A data breach occurs when an unauthorized person or computer hacker views or steals your personal identifying information. Here’s what to do if you’re a victim.
What is a data breach?
Have you been contacted by a company, medical facility, or other organization which states your information was compromised? If so, you might be the victim of a data breach.
A data breach occurs when an unauthorized person or computer hacker views or steals your personal identifying information. Companies which keep client information are prime targets for data breaches.
Personal information stored online is less secure and more likely to be stolen.
Types of data most often stolen
- Social Security Numbers
- Names and addresses
- Debit card account numbers and PIN
- Credit card account numbers
- Usernames and passwords for online bank accounts
- Driver’s license numbers
- Health insurance information
What are companies required to do when a data breach occurs?
If the breach occurred at a company or agency involving 500,000 clients or less, they must send you a notice as soon as the breach is discovered. You may receive the notification by email or mail. The notice must include:
- Name and contact information for the company or agency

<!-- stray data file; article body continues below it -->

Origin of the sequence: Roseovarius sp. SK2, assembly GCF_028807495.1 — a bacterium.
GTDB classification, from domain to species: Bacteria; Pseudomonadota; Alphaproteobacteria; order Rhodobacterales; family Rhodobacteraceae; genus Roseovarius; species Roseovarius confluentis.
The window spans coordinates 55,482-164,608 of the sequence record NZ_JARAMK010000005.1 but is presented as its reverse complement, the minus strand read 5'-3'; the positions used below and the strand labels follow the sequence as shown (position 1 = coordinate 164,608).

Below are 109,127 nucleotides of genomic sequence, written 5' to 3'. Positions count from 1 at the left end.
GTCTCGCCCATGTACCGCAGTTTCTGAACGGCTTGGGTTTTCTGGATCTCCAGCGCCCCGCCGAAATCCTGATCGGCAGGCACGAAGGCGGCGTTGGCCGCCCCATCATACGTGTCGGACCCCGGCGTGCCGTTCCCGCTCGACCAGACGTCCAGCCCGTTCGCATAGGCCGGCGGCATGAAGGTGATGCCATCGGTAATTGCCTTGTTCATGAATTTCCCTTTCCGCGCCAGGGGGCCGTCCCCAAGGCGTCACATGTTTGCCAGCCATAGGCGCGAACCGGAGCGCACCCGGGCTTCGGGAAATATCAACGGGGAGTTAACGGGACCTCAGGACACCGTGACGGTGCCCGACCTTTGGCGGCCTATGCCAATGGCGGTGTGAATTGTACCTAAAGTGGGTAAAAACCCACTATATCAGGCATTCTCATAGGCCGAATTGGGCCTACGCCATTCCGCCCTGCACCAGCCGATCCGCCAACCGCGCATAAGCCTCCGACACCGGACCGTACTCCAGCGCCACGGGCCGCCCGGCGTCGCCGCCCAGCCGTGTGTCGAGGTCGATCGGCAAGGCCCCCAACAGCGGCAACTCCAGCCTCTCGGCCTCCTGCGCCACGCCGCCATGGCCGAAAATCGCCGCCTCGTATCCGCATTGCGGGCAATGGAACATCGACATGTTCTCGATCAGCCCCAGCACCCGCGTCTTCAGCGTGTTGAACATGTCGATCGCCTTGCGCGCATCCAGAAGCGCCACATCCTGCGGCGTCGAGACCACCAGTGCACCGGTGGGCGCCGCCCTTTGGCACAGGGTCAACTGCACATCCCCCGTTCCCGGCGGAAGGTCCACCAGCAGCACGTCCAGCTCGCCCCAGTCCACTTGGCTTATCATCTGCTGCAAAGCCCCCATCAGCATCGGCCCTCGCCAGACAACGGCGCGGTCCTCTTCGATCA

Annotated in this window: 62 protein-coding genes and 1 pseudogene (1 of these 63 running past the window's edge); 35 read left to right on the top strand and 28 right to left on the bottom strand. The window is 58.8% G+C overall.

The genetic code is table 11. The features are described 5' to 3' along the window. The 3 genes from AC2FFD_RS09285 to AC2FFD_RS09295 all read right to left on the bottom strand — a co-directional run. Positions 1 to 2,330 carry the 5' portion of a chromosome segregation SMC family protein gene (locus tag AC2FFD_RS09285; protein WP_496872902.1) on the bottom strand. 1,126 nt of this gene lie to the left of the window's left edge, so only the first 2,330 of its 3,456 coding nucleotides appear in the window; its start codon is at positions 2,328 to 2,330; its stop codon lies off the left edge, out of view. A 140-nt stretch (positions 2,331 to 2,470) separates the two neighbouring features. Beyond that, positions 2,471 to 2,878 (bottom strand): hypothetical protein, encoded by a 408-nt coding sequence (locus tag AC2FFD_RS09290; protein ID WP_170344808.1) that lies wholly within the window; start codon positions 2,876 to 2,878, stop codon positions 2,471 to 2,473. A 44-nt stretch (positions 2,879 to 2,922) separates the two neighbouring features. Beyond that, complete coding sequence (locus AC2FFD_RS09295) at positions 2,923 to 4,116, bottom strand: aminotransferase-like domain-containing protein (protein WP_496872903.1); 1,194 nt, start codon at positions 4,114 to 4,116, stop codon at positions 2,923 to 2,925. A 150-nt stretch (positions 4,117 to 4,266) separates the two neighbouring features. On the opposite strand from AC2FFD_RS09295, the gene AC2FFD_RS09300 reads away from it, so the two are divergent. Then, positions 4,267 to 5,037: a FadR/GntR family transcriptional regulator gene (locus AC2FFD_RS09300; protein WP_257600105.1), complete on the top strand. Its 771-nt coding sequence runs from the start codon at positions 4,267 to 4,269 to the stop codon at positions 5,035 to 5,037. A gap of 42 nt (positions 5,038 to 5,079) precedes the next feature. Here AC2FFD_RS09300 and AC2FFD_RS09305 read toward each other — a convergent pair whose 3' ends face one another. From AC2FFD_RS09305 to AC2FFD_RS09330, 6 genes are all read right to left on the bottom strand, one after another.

- A description of the incident with date and time of the breach
- Types of information stolen
If the breach affected more than 500,000 clients, the company or agency may place the notification on their website or inform major statewide media.
If you hear about a data breach at a company where your information is stored, contact the company to determine if your personal information was compromised.
I was notified of a data breach. What do I do?
- Get a copy of your credit report. You can get a free credit report by calling
(877) 322-8228 or going online at www.annualcreditreport.com. Look for suspicious accounts and balances.
- Consider placing a “Fraud Alert” on your credit report with the three main credit reporting agencies. This alerts businesses to take extra steps to verify your identity before issuing credit for 90 days.
Equifax: (800) 525-6285
Experian: (888) 397-3742
TransUnion: (800) 916-8800
- For a more permanent solution, freeze your credit to prevent accounts from being opened in your name.
- Contact the company where the data breach occurred to find out if they are providing free credit monitoring.
- If your bank or credit card information was stolen, close the account or ask for a new account number and PIN.
- If your driver’s license information was stolen, contact the Department of Motor Vehicle (DMV) Investigative Services Support Unit to determine if there is a duplicate license. Contact them by calling (866) 658-5758 or emailing firstname.lastname@example.org .
- Change all personal usernames and passwords if they were stolen.
- Contact your health insurance provider if your medical or health plan information was stolen.
- If you are a victim of identity theft due to a data breach, contact DCBA for more help.
Watch out for scams
Someone may contact you pretending to be the company where the data breach occurred. Do not give them your Social Security Number, bank account or credit card number or other personal information. Always contact the company directly to see if your information was compromised.
County of Los Angeles Department of Consumer and Business Affairs. Last change: July 7, 2015